I recently attended an inter-religious event focusing on introducing the different houses and practices of worship for each religion. The event featured speakers from nine different faiths: Catholicism, Hinduism, Sufism, Lutheranism, Judaism, Episcopal Church, Methodism, Presbyterianism, and Buddhism. The Buddhist speaker presented some of the daily practices performed by monastics in the Mahayana tradition, such as chanting the Heart Sutra and the Loving-Kindness Meditation.
After the Buddhist speaker’s presentation in the Catholic Church (there was no Buddhist temple nearby), we left and moved to the Lutheran Chapel (the event not only consisted of presentations but also a mini-tour of various religious buildings). On our way there, the Lutheran Pastor came up to me and asked “Who are you (as in Buddhists) praying to during the Loving Kindness Meditation?” (For a guide to the Loving Kindness Meditation, click here.)
The question caught me by surprise and I had to think for a mintue before coming up with an answer. The idea of the Loving-Kindness Meditation is not a call to a divine being to bless us with any good fortune, but rather, it is recited as a reminder that there are many ways that we as individuals can show loving-kindness to others.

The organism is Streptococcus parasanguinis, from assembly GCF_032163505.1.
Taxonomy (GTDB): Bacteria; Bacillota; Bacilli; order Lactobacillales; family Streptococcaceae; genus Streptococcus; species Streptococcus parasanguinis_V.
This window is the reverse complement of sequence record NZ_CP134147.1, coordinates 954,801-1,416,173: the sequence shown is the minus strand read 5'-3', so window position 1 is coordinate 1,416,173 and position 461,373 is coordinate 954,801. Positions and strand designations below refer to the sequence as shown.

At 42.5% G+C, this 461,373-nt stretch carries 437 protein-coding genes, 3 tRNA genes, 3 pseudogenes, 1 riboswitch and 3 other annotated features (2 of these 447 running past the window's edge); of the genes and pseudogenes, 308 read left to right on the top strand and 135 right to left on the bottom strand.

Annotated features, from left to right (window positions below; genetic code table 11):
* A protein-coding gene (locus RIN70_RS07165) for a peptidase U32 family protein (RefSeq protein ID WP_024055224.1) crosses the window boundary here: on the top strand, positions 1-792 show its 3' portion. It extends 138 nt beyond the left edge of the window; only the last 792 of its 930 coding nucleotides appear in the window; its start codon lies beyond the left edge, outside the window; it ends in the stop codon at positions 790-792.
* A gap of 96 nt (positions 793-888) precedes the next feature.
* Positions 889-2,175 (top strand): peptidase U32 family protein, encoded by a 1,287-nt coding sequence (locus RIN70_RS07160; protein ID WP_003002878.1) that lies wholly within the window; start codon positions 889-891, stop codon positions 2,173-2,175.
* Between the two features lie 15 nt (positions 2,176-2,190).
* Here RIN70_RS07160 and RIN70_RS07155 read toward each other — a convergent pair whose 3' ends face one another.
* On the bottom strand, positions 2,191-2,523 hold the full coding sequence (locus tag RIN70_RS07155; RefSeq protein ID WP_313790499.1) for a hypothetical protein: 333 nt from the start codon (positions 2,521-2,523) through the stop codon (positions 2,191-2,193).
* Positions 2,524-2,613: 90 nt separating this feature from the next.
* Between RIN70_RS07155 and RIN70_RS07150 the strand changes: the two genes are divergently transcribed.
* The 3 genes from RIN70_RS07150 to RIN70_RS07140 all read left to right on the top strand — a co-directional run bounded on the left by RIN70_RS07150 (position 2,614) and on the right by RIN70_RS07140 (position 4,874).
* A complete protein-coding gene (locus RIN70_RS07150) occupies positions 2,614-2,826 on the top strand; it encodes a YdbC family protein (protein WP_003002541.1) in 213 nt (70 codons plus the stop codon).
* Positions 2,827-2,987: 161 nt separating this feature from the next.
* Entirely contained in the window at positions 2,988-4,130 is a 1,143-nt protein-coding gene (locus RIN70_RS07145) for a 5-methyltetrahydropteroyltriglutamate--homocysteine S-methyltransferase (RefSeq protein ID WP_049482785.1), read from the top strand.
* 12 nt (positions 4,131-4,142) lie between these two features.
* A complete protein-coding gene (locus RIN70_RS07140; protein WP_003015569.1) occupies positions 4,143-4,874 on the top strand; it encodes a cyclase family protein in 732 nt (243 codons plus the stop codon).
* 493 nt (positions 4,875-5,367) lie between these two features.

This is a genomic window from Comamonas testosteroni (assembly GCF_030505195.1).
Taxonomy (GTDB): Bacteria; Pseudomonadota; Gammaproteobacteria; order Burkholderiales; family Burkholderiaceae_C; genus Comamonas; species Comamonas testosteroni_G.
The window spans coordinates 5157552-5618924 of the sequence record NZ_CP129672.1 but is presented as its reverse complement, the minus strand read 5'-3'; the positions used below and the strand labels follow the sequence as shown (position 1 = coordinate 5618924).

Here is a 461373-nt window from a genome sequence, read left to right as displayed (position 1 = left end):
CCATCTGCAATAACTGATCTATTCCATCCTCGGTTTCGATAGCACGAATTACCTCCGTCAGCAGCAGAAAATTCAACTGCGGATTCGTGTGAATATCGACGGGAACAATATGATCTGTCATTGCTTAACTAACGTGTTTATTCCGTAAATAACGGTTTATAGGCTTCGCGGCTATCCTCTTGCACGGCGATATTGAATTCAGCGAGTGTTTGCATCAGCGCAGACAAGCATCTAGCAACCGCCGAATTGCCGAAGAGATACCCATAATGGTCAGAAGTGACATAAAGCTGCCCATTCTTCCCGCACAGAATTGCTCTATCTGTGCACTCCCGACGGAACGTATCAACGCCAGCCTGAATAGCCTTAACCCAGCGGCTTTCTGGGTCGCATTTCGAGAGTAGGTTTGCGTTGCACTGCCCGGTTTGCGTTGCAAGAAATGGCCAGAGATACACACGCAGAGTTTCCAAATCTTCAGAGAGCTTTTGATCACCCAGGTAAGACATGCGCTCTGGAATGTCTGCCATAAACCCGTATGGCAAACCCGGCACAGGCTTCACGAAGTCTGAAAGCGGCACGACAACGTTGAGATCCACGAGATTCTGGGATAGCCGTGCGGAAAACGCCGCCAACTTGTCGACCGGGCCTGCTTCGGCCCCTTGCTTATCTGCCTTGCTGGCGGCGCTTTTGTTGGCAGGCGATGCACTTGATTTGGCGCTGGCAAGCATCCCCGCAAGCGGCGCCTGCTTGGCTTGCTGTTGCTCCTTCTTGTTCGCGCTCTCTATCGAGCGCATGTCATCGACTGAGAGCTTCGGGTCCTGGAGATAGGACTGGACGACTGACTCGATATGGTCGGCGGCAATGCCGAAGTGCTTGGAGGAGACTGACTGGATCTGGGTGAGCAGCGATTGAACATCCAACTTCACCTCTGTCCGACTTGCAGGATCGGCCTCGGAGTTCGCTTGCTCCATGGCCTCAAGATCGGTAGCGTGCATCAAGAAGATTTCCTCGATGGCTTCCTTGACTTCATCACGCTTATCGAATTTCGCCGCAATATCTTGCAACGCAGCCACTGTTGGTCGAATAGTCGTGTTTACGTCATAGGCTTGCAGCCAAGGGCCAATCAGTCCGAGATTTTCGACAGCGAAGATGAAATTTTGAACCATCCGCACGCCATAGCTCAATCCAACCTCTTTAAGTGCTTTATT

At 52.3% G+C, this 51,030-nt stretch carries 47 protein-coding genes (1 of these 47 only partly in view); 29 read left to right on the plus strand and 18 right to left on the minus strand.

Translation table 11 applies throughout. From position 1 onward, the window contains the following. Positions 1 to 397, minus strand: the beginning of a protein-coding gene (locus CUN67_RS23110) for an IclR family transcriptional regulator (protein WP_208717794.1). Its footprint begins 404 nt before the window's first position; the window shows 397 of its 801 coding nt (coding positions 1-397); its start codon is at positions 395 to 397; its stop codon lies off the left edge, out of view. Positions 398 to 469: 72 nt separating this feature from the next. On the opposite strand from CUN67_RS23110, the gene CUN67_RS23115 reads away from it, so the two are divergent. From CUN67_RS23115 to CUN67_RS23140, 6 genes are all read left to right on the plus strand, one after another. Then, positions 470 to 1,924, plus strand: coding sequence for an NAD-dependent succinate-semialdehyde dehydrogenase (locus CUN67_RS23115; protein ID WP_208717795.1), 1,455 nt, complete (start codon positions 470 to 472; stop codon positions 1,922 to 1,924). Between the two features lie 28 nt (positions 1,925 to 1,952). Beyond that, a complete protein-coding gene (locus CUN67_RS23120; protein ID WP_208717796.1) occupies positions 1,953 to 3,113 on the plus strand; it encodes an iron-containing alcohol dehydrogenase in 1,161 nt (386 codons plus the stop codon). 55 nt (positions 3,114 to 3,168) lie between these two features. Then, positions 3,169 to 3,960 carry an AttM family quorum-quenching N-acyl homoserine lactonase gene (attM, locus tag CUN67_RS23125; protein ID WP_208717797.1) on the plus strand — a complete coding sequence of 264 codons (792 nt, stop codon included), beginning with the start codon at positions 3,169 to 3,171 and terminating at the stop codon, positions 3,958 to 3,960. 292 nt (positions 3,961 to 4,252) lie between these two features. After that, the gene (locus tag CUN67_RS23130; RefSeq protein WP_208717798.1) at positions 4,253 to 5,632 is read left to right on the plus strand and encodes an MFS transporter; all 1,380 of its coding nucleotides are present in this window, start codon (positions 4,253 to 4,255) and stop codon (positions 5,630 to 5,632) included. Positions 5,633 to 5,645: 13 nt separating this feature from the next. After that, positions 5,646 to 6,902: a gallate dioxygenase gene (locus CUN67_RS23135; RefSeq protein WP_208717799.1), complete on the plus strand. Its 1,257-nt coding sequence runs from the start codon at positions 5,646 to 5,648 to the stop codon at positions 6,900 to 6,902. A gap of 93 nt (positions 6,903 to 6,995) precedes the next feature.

For me, this was the highlight of the interreligious event. The Pastor’s question shows the basic differences in each faith’s approach to understanding and dealing with life. While the Lutheran Pastor’s first reaction was “who?”, as a Buddhist, I believe we ask “how?” How can we develop loving-kindness to others, even to those we don’t know and those we don’t like.
The fundamental differences between Buddhism and Christianity fascinate me and in turn, has led me to believe that because they are categorized under the word “Religion”, people who are Christian, who are familiar with the Chrisitan approach to the world, may misunderstand Buddhism, as Buddhists may do the same to Christianity. In a society where diversity is inescapable and present every way we turn, dialogue and interaction between fundamentally different groups such as Christianity and Buddhism carry so much value in helping others understand the similarities and differences between religions. And that understanding is what we need if we are to live amongst every possible religion from every possible culture in peace.